Gmail to Support POP Mail

Gmail starts to download messages (Computer Weekly)

Google will gradually roll out Pop3 support over the coming weeks to Gmail users, allowing them to download e-mail messages from Gmail servers to e-mail applications. Pop3 support will let users transfer server-based Gmail messages to a client-side e-mail application such as Outlook and store the messages on their local hard drive. Users with wireless devices that have Pop3-compliant e-mail clients will also be able to download their Gmail messages to personal digital assistants or mobile phones.

Google is also working on adding antivirus scanning to the web mail service, possibly by licensing an existing technology, and developing an HTML interface to make Gmail compatible with browsers that don’t support JavaScript. Currently, only JavaScript-enabled browsers can access Gmail.

These and other possible enhancements, such as adding further wireless device support through WAP or XHTML, are part of Google’s attempt to turn Gmail, which is still being beta-tested, into the most feature-rich web mail service available. “We want to make it the best e-mail service in every single dimension so you have absolutely no reason to use any other,” said Georges Harik, who is in charge of new projects at Google and whose title is director of googlettes, the term the company uses to refer to this type of effort.

Radicati Group analyst Teney Takahashi said that while Pop3 support was important, Gmail also needed a calendar and schedule manager, which rivals already offer with their web mail services. Yahoo web mail service, for instance, offers a calendaring system that integrates with various versions of Outlook. “Right now, Gmail is very good at managing mail but I’d like to see the service extended to other areas of daily life: managing your schedule and possibly being able to synchronise that with your desktop client, like Outlook, would be very valuable,” Takahashi said.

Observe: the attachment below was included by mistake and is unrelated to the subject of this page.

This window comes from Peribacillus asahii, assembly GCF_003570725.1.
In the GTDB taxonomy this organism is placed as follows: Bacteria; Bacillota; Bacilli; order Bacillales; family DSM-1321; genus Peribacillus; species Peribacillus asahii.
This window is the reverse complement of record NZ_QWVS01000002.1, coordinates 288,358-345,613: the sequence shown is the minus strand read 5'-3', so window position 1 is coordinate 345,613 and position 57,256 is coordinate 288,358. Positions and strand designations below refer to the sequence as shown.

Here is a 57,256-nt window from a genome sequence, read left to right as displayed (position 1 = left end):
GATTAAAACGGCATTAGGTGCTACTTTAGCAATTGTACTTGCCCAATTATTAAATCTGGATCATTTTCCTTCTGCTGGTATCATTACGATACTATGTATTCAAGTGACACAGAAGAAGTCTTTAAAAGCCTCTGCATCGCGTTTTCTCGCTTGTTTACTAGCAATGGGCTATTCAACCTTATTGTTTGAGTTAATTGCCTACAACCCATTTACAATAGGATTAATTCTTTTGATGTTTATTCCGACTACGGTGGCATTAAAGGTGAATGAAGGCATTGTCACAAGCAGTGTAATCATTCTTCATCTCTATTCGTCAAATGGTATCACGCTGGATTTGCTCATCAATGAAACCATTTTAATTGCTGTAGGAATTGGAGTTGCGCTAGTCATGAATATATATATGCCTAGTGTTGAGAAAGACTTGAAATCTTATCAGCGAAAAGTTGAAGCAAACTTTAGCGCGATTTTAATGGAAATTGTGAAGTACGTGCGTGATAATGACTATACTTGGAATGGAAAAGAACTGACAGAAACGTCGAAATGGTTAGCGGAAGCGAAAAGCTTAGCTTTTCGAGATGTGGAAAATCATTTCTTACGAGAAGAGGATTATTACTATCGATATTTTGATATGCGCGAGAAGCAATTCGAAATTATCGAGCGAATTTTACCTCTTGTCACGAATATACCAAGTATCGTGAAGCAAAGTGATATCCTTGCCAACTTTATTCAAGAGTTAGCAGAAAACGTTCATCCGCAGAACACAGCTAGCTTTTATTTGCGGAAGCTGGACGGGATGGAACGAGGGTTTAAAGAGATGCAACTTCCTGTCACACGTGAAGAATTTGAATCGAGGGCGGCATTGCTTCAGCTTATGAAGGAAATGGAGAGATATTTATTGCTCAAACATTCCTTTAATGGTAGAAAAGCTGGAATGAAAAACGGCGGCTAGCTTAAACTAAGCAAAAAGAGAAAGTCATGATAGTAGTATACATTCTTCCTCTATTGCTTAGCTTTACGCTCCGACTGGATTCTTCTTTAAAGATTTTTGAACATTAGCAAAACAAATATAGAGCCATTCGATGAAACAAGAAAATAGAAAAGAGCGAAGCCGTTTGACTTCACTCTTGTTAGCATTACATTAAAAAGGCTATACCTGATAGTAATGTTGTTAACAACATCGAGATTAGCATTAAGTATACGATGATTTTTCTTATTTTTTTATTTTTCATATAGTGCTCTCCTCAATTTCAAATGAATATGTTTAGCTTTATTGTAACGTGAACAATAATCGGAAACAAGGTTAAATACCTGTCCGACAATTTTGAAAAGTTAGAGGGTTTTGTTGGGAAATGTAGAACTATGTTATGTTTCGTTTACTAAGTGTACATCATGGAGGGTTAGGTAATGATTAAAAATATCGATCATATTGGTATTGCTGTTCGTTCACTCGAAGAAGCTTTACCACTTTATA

He also advised Google to consider getting Gmail into final release soon so that Gmail accounts were generally available rather than by invitation only from the company. Pop3 support may signal that Google is getting close to that final-release stage.

Interesting. Honestly, expecting Gmail–or any free service– to replicate all the features of Outlook is probably asking for too much. Before they start adding calendars and such, I’d prefer to see them improve the basic mail functions. Better sorting features, especially some way to distinguish between individuals in a message initially sent to multiple recepients, would be nice, for example.

FILED UNDER: Science & Technology
James Joyner
About James Joyner
James Joyner is Professor and Department Head of Security Studies at Marine Corps University's Command and Staff College and a nonresident senior fellow at the Scowcroft Center for Strategy and Security at the Atlantic Council. He's a former Army officer and Desert Storm vet. Views expressed here are his own. Follow James on Twitter @DrJJoyner.

Comments

  1. Jeff Quinton says:

    They’re trying to keep up with the Firefox software developers with all the other additions – good article in the most recent Business 2.0 on the development of Firefox.

  2. Eric says:

    Actually, support for a Calendar shouldn’t be to hard- I think they could likely adapt Mozilla calendar, and use the iCal standard, allowing users to store a calendar on their servers, accessible from anywhere.

  3. Coca Bogdan says:

    I really hope that this are going to be for free in the final version as weel, not like Yahoo/MSN are asking money from us every time… money for POP3, money for a bigger storage …etc